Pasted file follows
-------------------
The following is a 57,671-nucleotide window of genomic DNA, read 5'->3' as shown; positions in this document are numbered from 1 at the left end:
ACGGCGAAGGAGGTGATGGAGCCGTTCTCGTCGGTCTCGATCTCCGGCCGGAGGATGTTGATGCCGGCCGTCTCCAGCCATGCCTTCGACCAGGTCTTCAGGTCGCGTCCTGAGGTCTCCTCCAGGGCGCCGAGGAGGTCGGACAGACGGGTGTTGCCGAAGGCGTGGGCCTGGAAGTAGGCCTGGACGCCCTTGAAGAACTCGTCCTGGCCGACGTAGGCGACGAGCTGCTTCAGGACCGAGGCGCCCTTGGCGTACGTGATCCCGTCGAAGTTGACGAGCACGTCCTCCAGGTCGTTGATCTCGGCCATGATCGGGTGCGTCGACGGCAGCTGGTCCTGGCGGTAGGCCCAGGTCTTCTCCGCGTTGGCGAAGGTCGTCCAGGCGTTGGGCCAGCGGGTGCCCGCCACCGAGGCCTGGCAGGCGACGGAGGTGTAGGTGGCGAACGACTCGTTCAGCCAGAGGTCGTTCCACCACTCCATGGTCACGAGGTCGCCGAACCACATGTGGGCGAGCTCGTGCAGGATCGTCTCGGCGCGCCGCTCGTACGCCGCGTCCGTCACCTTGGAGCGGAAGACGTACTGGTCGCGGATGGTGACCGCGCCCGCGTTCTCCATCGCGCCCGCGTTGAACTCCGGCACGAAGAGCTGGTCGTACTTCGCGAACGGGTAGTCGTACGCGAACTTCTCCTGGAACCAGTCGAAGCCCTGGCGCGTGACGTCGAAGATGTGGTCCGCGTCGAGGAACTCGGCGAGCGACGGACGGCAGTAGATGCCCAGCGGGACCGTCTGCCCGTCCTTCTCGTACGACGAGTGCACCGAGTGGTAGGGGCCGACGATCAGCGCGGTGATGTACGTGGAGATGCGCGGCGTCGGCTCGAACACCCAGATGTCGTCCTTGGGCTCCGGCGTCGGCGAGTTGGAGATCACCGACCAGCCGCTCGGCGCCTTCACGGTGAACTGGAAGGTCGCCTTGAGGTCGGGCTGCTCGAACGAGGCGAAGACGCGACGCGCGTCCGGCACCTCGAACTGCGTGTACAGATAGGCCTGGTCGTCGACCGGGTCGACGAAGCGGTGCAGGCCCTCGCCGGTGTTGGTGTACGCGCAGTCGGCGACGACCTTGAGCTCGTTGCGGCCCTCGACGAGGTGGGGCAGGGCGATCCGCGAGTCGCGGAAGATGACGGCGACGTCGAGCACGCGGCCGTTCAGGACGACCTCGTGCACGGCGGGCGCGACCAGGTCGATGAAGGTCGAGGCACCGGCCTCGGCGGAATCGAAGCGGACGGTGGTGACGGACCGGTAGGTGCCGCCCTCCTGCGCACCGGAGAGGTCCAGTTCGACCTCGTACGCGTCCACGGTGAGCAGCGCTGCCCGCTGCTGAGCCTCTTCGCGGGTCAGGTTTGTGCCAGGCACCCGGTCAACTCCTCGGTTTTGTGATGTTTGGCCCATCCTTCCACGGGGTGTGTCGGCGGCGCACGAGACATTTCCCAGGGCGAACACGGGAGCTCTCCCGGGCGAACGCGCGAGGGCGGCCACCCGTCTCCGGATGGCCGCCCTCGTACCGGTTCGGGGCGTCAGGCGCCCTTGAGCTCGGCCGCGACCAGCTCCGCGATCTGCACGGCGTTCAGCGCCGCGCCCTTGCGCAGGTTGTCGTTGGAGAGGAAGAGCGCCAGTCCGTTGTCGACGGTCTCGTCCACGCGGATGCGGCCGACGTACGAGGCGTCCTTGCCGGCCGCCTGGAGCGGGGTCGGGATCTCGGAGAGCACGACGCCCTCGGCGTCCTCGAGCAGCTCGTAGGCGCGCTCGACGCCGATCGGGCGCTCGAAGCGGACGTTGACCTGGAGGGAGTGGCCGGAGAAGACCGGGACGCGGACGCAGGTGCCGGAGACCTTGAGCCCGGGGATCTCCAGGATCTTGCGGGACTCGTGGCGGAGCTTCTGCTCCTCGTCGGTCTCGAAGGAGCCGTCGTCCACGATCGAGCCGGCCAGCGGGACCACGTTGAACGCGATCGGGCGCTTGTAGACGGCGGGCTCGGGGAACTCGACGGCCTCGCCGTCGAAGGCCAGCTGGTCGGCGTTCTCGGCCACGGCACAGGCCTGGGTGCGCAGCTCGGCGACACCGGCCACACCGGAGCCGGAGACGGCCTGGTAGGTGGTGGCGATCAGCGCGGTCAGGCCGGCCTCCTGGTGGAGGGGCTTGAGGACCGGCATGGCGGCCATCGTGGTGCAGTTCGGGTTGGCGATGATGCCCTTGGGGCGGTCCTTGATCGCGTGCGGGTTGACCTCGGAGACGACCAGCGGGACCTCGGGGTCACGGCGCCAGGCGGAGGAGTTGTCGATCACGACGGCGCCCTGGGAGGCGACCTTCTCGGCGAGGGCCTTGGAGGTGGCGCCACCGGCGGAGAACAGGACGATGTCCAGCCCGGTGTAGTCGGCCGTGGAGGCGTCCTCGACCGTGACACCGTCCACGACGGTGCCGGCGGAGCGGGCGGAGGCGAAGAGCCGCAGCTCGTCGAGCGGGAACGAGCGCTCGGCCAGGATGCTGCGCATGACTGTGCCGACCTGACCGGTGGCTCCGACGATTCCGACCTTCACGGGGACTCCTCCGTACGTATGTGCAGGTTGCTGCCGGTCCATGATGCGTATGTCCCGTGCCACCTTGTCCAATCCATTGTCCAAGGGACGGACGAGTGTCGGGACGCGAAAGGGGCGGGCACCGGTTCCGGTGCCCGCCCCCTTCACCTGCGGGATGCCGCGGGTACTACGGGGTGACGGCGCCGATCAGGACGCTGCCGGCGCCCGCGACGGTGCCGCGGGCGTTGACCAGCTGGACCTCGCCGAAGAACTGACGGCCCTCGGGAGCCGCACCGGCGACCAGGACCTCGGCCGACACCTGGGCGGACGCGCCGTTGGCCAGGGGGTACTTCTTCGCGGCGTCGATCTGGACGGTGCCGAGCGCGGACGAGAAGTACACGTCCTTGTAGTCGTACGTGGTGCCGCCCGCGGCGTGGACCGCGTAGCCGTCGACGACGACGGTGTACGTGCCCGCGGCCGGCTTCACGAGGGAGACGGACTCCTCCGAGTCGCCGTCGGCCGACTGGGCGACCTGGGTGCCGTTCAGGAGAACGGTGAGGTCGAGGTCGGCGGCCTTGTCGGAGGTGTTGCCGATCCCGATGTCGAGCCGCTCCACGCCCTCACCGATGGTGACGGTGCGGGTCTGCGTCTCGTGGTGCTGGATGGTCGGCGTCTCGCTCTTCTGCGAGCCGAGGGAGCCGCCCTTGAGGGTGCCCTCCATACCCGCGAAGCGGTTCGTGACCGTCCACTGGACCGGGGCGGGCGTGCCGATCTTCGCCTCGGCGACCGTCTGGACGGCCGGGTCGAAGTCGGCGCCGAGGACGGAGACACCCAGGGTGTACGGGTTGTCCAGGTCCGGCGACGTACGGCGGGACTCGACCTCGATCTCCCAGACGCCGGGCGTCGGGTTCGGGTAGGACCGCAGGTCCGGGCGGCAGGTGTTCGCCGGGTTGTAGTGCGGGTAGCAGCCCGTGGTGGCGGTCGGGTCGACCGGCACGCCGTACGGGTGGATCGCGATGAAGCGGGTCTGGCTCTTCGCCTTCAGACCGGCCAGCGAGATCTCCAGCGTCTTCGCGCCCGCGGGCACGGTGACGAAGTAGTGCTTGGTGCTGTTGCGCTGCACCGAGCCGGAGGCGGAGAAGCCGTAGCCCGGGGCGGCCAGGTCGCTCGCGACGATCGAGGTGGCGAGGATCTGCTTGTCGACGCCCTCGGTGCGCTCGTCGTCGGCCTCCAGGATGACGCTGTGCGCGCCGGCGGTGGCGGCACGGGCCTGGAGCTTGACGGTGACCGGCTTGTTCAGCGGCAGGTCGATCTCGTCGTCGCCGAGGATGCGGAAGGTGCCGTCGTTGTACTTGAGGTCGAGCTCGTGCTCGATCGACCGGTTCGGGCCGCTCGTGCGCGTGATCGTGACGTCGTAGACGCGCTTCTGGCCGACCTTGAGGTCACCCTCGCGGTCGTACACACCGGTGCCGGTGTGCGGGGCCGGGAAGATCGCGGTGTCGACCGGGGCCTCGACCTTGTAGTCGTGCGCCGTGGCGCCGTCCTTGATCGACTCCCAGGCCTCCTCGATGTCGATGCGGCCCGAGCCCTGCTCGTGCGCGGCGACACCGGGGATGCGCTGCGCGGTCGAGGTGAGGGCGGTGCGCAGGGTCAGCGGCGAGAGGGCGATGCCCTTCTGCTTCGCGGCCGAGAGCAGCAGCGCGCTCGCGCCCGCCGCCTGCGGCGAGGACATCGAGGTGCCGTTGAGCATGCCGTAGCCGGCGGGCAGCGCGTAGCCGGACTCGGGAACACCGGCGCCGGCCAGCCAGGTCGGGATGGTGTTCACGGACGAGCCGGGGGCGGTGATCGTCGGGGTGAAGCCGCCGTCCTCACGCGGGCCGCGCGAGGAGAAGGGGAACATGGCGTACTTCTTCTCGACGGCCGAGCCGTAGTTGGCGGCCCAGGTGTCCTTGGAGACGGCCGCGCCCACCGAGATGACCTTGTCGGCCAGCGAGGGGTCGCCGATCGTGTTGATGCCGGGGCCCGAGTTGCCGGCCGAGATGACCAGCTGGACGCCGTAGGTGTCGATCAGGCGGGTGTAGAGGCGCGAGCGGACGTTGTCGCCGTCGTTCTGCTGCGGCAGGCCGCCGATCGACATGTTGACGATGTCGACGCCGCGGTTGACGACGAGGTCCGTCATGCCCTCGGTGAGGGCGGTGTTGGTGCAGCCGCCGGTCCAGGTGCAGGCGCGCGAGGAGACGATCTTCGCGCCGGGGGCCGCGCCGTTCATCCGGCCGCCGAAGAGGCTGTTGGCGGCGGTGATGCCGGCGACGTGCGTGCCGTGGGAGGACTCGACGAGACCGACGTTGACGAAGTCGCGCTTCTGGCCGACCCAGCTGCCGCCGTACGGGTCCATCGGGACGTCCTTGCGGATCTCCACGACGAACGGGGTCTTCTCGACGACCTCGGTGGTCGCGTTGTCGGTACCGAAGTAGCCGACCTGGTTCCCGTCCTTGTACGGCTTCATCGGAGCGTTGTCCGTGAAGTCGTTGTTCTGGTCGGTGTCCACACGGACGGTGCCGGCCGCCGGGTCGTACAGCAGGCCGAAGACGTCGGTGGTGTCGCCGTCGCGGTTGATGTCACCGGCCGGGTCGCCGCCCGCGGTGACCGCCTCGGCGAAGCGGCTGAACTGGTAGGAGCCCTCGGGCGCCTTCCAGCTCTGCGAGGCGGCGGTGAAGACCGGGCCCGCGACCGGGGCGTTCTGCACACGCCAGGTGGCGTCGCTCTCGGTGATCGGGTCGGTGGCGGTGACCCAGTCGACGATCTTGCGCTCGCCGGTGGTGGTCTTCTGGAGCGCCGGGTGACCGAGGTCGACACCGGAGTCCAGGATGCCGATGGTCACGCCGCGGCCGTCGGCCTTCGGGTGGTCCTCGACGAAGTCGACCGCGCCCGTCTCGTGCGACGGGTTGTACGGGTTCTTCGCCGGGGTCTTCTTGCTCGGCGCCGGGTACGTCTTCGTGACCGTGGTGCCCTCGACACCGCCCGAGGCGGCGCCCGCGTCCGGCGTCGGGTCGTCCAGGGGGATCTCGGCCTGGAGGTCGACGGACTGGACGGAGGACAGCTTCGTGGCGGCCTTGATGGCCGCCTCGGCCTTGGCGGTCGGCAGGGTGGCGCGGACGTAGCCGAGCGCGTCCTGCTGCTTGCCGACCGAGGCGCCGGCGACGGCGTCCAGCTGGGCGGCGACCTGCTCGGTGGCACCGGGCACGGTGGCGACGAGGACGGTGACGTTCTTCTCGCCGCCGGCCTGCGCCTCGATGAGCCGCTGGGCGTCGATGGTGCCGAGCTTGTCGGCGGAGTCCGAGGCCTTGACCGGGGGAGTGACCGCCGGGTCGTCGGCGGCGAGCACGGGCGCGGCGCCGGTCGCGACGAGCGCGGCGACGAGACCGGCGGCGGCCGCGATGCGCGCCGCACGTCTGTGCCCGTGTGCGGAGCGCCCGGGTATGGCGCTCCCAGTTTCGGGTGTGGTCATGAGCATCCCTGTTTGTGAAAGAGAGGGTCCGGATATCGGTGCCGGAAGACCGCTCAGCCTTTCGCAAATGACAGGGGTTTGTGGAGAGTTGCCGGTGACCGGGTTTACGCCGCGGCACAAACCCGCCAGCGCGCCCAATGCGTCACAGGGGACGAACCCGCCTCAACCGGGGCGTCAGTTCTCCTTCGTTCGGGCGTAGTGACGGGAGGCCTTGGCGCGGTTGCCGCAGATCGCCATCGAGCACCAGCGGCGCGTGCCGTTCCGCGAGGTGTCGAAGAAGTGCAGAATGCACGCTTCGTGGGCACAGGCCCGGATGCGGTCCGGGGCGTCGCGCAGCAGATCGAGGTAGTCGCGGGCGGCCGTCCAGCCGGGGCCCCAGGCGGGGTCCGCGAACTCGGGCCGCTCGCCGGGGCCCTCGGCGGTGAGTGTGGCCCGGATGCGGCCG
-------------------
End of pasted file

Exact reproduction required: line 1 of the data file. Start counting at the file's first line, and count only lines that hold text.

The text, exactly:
The following is a 57,671-nucleotide window of genomic DNA, read 5'->3' as shown; positions in this document are numbered from 1 at the left end: